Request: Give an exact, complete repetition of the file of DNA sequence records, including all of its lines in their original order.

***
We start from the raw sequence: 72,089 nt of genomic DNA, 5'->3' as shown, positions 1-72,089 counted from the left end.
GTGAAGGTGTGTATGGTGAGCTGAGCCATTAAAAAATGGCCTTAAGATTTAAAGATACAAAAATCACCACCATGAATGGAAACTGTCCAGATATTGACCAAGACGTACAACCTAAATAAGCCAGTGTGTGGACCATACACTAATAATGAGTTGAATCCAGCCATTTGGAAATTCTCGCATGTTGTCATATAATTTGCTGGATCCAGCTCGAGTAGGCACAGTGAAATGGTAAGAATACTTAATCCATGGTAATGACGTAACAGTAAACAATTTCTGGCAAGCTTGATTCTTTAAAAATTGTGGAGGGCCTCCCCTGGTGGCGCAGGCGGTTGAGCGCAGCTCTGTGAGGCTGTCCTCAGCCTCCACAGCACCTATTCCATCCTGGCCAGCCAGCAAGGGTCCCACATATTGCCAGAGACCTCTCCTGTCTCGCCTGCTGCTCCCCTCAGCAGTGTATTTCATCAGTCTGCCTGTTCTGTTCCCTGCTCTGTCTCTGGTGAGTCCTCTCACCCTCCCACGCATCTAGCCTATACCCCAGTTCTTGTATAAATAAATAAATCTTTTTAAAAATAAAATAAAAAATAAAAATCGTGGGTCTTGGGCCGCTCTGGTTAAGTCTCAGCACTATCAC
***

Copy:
We start from the raw sequence: 72,089 nt of genomic DNA, 5'->3' as shown, positions 1-72,089 counted from the left end.
GTGAAGGTGTGTATGGTGAGCTGAGCCATTAAAAAATGGCCTTAAGATTTAAAGATACAAAAATCACCACCATGAATGGAAACTGTCCAGATATTGACCAAGACGTACAACCTAAATAAGCCAGTGTGTGGACCATACACTAATAATGAGTTGAATCCAGCCATTTGGAAATTCTCGCATGTTGTCATATAATTTGCTGGATCCAGCTCGAGTAGGCACAGTGAAATGGTAAGAATACTTAATCCATGGTAATGACGTAACAGTAAACAATTTCTGGCAAGCTTGATTCTTTAAAAATTGTGGAGGGCCTCCCCTGGTGGCGCAGGCGGTTGAGCGCAGCTCTGTGAGGCTGTCCTCAGCCTCCACAGCACCTATTCCATCCTGGCCAGCCAGCAAGGGTCCCACATATTGCCAGAGACCTCTCCTGTCTCGCCTGCTGCTCCCCTCAGCAGTGTATTTCATCAGTCTGCCTGTTCTGTTCCCTGCTCTGTCTCTGGTGAGTCCTCTCACCCTCCCACGCATCTAGCCTATACCCCAGTTCTTGTATAAATAAATAAATCTTTTTAAAAATAAAATAAAAAATAAAAATCGTGGGTCTTGGGCCGCTCTGGTTAAGTCTCAGCACTATCAC